Assets for Independence: Profiles of Success

Asset-development initiatives follow a prescribed set of desirable achievements: debt elimination, saving and investment, and homeownership. Programs may share these ideas and strategies with Head Start families.

People who thought they’d never realize the American dream of home and business ownership are making their dreams come true with the help of the Assets for Independence (AFI) Program. Run by the Office of Community Services within the Administration for Children and Families (ACF), the program teaches people with low-incomes to become self-sufficient by learning how to save money and buy a home, start or grow a business, and continue their education.

Jose Peña was able to put a prison sentence and drug rehabilitation behind him, start a small business, and buy a home with his wife. And Shawn Turnley, went from living in a homeless shelter to becoming a homeowner and landlord, and from a recovering addict to a full-time employee and part-time student.

How Did They Do It?

To achieve their goals of financial independence, AFI program participants save money through a bank account called an Individual Development Account (IDA). For every dollar they save, the program provides a $1 to $8 match of federal and nonfederal contributions. To help them manage their savings and learn to invest in long-term assets such as a home, the program provides financial training and support services, which include the following:

  • financial education on issues such as owning and managing a bank account or credit card;
  • credit counseling and credit repair;
  • help accessing refundable tax credits, including the federal and state Earned Income Tax Credit (EITC) and child tax credit; and 
  • specialized training on home ownership, starting a business, and attending post-secondary school or training.

When Darcy Densmore wanted to expand her custom cabinetry business without having to take out a loan, she approached the Arkansas Women's Business Development Center, a partner in an AFI project managed by the Southern Good Faith Fund, which serves low-income individuals in the Arkansas and Mississippi Delta. Densmore began saving $120 per month in an IDA and took the AFI Program's six-part economic skills training, which includes financial education and asset-specific training. Within a year, Densmore achieved the expansion goals for her business, which continues to thrive.

Tammey Faford also wanted to expand her business, but didn’t know how. After an AFI project on the island of K’aui taught her how to write a business plan, budget, avoid debt, and set savings goals, Faford was able to use her IDA savings to buy a van and expand her floral business. As the only florist within 20 miles, Faford now has cornered the wedding market in her area.

Who Can Participate?

The AFI Program generally serves the following:

  • individuals eligible for the Temporary Assistance for Needy Families Program (TANF)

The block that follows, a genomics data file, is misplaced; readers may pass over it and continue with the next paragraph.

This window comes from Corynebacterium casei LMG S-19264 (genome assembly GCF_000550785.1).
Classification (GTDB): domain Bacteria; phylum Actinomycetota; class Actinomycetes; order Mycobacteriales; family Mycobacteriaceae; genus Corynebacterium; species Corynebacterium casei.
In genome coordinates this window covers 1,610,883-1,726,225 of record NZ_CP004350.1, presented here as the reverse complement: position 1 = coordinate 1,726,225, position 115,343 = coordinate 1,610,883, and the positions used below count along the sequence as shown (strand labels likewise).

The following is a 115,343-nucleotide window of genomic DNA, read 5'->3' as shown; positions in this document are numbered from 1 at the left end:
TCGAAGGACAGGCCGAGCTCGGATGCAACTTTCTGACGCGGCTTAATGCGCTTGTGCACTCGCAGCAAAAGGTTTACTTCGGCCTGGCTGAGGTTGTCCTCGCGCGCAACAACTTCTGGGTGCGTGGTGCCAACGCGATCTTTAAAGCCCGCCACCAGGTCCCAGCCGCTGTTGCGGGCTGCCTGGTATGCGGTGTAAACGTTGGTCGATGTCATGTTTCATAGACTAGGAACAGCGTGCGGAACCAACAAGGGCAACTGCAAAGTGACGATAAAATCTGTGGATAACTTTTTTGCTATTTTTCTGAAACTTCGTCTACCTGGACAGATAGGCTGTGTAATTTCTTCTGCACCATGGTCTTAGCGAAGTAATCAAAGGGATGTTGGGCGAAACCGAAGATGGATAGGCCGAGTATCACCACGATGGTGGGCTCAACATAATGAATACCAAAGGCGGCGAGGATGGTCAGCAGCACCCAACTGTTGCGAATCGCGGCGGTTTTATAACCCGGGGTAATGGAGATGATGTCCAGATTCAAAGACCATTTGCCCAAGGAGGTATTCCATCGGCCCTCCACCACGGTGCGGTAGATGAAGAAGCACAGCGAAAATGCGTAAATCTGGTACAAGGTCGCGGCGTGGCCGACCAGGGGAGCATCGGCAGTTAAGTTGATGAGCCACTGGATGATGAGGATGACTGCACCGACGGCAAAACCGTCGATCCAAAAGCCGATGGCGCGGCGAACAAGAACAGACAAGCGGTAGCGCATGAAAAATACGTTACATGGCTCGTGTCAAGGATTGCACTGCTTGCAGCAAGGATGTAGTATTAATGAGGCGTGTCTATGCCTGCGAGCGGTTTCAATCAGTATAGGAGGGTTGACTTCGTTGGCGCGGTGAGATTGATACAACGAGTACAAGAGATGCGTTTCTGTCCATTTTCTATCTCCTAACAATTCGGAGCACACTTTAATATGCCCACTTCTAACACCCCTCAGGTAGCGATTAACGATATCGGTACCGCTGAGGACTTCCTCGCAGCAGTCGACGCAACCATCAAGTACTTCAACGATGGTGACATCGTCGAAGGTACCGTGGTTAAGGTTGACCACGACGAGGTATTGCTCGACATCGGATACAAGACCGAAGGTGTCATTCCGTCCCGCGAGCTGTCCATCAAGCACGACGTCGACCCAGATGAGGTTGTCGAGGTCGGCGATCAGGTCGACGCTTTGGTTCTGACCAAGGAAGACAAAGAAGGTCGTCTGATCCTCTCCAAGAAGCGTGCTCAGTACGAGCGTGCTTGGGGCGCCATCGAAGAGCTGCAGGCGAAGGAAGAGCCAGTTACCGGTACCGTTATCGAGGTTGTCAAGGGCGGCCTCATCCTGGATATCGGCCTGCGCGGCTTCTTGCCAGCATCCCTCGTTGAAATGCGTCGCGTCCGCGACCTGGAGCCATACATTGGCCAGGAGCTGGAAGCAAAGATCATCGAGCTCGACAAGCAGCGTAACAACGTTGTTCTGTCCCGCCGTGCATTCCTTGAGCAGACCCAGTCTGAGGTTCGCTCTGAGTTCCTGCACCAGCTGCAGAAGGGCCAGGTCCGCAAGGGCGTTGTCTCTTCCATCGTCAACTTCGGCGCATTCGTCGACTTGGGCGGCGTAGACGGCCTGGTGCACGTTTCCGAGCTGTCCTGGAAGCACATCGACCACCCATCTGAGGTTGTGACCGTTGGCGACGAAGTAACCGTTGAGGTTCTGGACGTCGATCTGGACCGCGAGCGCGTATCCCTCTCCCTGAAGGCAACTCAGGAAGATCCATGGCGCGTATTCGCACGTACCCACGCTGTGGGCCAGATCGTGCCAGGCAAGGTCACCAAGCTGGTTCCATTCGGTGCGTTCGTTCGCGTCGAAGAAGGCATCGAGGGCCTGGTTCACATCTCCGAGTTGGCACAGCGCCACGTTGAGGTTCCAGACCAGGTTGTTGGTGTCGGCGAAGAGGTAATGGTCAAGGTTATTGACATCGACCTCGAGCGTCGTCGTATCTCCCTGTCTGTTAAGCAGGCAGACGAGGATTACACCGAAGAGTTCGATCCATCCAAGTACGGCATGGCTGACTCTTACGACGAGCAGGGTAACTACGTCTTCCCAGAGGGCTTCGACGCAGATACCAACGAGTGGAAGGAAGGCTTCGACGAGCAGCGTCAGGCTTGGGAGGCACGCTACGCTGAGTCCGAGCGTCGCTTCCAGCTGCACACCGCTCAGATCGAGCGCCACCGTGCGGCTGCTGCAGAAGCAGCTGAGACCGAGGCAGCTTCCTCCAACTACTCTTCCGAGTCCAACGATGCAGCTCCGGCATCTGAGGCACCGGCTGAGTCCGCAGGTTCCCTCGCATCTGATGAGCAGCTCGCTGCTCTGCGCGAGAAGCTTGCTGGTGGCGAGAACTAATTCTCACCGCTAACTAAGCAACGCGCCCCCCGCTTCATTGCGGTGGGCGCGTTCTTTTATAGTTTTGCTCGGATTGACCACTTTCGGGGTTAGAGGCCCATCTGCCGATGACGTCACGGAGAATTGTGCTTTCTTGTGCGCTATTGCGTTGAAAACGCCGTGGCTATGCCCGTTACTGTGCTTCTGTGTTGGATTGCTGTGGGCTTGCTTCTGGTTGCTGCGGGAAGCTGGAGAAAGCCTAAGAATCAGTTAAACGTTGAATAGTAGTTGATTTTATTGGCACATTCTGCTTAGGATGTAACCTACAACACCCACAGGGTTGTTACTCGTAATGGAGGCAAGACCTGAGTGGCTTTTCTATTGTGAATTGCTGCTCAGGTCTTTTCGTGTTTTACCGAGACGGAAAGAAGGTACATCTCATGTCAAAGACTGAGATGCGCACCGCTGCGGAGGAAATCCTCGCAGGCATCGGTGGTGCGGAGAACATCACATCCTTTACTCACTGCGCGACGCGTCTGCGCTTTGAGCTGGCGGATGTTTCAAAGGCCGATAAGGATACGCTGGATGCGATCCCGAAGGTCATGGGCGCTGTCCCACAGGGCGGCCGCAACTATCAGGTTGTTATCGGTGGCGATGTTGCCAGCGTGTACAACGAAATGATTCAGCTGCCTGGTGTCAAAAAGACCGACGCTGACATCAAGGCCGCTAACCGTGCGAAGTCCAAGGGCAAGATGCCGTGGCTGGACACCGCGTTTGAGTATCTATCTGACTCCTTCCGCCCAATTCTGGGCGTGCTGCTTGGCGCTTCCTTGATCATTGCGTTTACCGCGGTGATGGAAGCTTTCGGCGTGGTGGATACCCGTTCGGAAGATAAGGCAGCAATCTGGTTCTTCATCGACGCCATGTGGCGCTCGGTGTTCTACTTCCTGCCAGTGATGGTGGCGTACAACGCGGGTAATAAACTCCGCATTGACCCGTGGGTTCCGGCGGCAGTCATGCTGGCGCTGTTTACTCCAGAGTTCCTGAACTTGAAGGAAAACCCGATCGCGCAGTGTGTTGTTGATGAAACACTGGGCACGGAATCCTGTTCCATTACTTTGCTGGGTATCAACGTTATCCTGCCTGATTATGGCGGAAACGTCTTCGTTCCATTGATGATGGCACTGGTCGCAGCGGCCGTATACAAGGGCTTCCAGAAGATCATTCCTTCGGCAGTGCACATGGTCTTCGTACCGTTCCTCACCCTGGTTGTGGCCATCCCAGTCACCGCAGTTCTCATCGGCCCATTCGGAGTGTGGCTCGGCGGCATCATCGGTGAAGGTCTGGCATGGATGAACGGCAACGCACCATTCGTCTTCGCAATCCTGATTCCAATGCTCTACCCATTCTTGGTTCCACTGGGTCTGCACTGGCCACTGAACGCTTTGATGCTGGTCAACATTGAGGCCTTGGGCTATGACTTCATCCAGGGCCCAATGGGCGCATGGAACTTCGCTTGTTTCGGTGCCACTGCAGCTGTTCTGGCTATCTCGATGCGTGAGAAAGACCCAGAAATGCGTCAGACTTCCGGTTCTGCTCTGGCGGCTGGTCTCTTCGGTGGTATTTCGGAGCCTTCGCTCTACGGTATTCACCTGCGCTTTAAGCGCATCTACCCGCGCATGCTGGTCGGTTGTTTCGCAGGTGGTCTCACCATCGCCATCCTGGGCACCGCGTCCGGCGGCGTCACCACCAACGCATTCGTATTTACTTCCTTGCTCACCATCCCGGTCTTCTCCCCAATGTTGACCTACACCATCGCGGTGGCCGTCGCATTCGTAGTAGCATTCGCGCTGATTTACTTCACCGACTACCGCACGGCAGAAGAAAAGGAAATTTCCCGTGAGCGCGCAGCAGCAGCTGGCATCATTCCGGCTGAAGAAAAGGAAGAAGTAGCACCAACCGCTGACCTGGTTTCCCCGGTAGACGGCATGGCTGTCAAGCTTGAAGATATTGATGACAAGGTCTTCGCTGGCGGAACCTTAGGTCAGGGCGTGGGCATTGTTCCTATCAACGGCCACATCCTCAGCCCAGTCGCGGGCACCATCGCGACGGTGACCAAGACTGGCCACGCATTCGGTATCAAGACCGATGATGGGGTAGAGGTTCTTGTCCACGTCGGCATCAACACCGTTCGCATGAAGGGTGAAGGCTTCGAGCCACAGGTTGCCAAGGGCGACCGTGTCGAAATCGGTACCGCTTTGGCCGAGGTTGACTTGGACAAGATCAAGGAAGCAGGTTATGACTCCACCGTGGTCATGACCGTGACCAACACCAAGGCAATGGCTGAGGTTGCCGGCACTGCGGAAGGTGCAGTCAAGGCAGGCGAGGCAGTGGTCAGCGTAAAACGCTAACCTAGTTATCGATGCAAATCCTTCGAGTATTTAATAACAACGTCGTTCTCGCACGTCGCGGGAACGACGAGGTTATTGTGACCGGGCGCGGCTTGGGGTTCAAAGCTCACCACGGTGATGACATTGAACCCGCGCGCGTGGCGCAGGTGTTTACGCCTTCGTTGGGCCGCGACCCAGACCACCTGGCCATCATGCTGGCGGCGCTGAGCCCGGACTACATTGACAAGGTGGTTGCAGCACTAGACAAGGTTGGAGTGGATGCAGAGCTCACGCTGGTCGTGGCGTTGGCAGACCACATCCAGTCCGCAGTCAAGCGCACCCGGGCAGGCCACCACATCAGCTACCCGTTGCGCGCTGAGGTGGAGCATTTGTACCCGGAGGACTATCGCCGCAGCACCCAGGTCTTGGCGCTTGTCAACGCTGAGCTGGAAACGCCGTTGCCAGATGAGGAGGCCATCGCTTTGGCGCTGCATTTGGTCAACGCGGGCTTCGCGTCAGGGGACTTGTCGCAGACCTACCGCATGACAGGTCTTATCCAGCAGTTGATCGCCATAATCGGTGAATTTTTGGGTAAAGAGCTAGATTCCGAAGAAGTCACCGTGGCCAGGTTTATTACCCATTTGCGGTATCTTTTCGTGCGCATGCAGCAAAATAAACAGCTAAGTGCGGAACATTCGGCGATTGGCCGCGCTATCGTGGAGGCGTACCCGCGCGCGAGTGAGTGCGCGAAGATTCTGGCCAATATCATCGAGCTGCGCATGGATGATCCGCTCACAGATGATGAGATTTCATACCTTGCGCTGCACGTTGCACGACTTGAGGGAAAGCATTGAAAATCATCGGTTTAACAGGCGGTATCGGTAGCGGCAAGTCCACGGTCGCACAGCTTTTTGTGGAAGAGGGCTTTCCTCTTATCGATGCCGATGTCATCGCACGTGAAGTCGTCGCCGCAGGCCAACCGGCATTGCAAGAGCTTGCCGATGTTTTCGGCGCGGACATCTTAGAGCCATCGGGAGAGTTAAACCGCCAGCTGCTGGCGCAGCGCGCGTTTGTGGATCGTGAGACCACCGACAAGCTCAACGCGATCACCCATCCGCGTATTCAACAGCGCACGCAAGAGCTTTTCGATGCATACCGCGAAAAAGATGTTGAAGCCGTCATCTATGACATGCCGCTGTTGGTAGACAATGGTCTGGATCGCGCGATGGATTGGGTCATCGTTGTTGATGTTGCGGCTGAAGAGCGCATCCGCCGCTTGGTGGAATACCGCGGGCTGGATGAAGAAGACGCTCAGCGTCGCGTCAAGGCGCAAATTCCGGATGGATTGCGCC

• those eligible for the federal EITC
  • those with incomes less than two times the federal poverty level (about $40,000 for a family of four in 2007)

Participants may have no more than $10,000 in net asset wealth--not including a home and one car--when they enroll in the program.

Home Sweet Home

Tired of living in public housing, Donna Leisinger put the IDA to work for her in buying a home when she learned her savings would be matched four to one. The program’s homebuyer training taught her how to choose among different kinds of financing. Leisinger’s monthly total for her mortgage, interest, taxes, and insurance turned out to be less than her previous rent in public housing.

Also eager to buy a home when his family began to outgrow their apartment, David Kuegah-Toyo hooked up with an AFI project in Louisville, Kentucky that offered participants a structured savings program with matching dollars. Three years later, Kuegah-Toyo and his wife bought a home and continue to save for post-secondary education for themselves and their children. 

Want to learn more? You can contact the Asset for Independence grantee in your community:

Related Articles

Individual Development Accounts Study Yields Positive Results
Assets for Independence: Apply for Funding
Add It Up For Families: To Help Lower-Income Families Become Financially Self-Sufficient
Financial Education Offers a Path to First-Time Homeownership: Success Stories and Teaching Tips

Related Websites

Office of Family Assistance
Administration for Children and Families’ Office of Family Assistance has more information about the TANF program.

U.S. Financial Literacy and Education Commission -
This commission’s goal is to teach Americans the basics of financial education.

Assets for Independence: Profiles of Success. HHS/ACF/OCS. 2009. English.

Last Reviewed: July 2010

Last Updated: November 13, 2014